SCOTTSDALE, Ariz. -- Manager Ned Yost had a little anecdote after his Royals crushed the World Series champion Giants, 13-2, on Saturday.
"The umpire, Ron Kulpa, came over in the second inning and he said, 'Who is this kid? And, wow!'" Yost said. "He goes, 'This kid is some kind of nasty.' And I said, 'Yeah, he's pretty good.'"
Yost had to chuckle. The subject of that tale, right-hander Yordano Ventura, seems to be headed for his Major League pitching staff in a hurry. Probably not at the beginning of the season but soon -- he doesn't seem to need much more Minor League seasoning.
"I can say this for the kid, he's getting really, really close," Yost said. "Seasoning means you're down working on your command, working on your stuff. He's got three pitches he can throw for strikes and they're all three above-average pitches. He needs more experience -- a little bit, but not a whole lot more."
Ventura, ranked as the Royals' No. 3 prospect by MLB.com, reeled off three no-hit innings in his first Cactus League start. He struck out three and walked two, the only runners against him.
The youngest player in camp at 21, the slender kid from the Dominican Republic critiqued his own performance by saying his pitches were a bit up in the first inning.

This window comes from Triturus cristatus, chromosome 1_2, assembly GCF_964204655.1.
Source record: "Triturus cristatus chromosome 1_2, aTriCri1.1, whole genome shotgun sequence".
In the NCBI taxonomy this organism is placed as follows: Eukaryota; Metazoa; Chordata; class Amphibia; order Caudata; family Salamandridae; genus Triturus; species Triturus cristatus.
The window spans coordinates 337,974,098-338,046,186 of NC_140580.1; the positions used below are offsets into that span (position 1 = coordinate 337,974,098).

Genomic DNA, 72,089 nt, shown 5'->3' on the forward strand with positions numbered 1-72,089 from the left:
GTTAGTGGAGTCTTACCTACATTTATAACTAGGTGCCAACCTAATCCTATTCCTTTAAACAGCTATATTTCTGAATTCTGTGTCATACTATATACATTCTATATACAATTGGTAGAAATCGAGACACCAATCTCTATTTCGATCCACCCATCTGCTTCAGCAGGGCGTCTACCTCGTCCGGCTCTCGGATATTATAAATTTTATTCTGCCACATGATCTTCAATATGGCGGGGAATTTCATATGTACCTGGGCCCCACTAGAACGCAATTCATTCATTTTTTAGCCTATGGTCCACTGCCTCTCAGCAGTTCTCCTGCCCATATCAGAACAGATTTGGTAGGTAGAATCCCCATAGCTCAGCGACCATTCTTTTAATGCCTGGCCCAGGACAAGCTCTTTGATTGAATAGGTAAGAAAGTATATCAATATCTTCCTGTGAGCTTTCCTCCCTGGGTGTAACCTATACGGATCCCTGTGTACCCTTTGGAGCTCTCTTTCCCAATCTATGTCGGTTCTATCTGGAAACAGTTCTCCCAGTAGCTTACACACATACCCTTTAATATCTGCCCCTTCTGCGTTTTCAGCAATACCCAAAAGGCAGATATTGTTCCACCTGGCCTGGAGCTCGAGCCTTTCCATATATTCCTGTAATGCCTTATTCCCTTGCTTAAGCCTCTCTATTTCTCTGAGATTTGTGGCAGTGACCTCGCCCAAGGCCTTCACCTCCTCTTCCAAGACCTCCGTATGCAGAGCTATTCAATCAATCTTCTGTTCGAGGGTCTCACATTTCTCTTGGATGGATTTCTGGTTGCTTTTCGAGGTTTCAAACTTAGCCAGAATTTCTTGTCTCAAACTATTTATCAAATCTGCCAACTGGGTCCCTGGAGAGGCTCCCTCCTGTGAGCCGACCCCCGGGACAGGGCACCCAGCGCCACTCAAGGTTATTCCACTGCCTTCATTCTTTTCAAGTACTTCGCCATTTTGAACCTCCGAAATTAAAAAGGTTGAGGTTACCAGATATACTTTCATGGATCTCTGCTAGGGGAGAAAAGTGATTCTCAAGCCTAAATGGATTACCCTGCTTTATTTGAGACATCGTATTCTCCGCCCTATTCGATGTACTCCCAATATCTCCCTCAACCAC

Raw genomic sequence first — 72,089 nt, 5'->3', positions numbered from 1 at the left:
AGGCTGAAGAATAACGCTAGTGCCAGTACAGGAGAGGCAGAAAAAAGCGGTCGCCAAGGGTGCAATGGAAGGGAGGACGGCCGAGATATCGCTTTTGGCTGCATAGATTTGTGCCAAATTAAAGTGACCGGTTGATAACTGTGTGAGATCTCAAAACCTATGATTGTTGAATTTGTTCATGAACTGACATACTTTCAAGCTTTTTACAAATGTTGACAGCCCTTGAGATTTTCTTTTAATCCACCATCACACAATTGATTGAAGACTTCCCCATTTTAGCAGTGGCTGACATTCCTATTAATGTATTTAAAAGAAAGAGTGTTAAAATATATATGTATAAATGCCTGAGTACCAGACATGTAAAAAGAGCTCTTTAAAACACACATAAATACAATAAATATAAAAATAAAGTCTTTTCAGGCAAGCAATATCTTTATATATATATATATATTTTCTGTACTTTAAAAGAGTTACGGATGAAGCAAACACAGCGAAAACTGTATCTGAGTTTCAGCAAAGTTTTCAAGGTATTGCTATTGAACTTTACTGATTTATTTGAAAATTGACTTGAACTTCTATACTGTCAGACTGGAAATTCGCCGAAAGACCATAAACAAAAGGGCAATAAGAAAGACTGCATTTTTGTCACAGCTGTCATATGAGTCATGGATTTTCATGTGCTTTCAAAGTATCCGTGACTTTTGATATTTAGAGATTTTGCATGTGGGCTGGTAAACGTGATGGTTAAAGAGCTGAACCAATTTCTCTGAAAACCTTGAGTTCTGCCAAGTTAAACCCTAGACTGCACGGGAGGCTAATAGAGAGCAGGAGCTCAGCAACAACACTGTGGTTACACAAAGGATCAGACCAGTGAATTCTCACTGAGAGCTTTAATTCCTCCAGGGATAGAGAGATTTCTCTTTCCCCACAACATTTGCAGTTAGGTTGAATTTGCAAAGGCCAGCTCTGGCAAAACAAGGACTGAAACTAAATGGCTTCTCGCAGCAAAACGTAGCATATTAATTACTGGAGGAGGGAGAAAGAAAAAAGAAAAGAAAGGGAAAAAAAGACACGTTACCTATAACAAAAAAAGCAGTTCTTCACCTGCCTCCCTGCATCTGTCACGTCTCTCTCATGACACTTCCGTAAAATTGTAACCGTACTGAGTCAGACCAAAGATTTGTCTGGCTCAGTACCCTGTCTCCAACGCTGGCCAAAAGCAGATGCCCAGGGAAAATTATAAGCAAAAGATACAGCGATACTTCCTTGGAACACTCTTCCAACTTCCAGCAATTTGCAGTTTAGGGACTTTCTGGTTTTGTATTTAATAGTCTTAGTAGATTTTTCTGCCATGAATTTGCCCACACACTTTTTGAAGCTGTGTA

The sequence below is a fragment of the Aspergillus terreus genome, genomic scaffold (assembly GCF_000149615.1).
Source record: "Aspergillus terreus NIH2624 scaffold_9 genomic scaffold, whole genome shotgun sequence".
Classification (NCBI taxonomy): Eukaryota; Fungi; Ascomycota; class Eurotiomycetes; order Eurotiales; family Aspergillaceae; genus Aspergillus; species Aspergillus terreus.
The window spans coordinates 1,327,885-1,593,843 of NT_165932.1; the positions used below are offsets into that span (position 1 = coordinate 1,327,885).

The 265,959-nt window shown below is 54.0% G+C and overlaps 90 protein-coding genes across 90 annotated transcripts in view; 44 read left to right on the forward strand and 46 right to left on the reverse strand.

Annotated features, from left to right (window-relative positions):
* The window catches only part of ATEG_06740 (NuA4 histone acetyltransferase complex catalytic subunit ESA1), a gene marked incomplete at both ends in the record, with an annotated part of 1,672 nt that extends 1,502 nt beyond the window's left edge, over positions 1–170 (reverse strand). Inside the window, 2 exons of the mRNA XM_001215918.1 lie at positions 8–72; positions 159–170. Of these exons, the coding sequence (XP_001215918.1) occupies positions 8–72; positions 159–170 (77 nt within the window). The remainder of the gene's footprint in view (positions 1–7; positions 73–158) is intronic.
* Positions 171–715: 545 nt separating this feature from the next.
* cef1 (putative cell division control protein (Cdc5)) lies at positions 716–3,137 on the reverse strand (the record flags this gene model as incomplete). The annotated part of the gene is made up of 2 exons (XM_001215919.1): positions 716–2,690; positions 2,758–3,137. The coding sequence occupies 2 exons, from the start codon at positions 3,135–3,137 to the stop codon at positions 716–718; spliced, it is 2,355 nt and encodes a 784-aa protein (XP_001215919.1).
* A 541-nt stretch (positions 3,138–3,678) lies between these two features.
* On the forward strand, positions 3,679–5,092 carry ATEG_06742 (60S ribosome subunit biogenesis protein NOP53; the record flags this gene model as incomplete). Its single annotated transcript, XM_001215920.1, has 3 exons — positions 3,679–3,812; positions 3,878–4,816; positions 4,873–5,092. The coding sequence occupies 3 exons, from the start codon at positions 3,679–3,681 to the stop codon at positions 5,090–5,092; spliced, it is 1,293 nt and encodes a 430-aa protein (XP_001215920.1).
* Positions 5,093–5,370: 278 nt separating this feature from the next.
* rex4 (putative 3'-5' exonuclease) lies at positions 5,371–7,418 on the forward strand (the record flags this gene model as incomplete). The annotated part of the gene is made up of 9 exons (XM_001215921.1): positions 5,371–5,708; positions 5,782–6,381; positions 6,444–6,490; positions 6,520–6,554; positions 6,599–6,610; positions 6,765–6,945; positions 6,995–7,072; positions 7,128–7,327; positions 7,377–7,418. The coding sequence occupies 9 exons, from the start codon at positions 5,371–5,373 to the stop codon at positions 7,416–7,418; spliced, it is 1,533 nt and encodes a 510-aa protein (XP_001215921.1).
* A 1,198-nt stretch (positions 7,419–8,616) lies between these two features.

"They were but the thing that's so impressive about a kid like him is he made an adjustment," Yost said. "And when he made his adjustment, he was almost untouchable today."
Because of his relatively small size and big power on his pitches, he's been compared to three-time Cy Young Award winner Pedro Martinez. But like Martinez during his career, Ventura is growing.
"Before Pedro was big Pedro, he was small Pedro. Didn't weigh much and five or six years later, Pedro was big Pedro," Ventura said.
This has been Ventura's first Major League camp and, after pitching in four games with a 2.08 ERA, he's feeling comfortable.
"It's been a very good experience," he said.
And he's made a big impression.
"We call him 'Ace' for a reason because he's got unbelievable stuff," second baseman Johnny Giavotella said. "You could just see the velocity explode out of his hand. It's just a pleasure to be out there on the same field with somebody that has that kind of talent."
"He's got an electric fastball, upper 90s," said first baseman Billy Butler. "I see a guy that commands the ball well, I see a guy that's not far away from the big leagues. I see a guy that can contribute this year for us, if we need him."
Watching from the other dugout, Giants manager Bruce Bochy was no less impressed.
"We faced the best arm we've seen this spring," Bochy said.
Dick Kaegel is a reporter for MLB.com. This story was not subject to the approval of Major League Baseball or its clubs.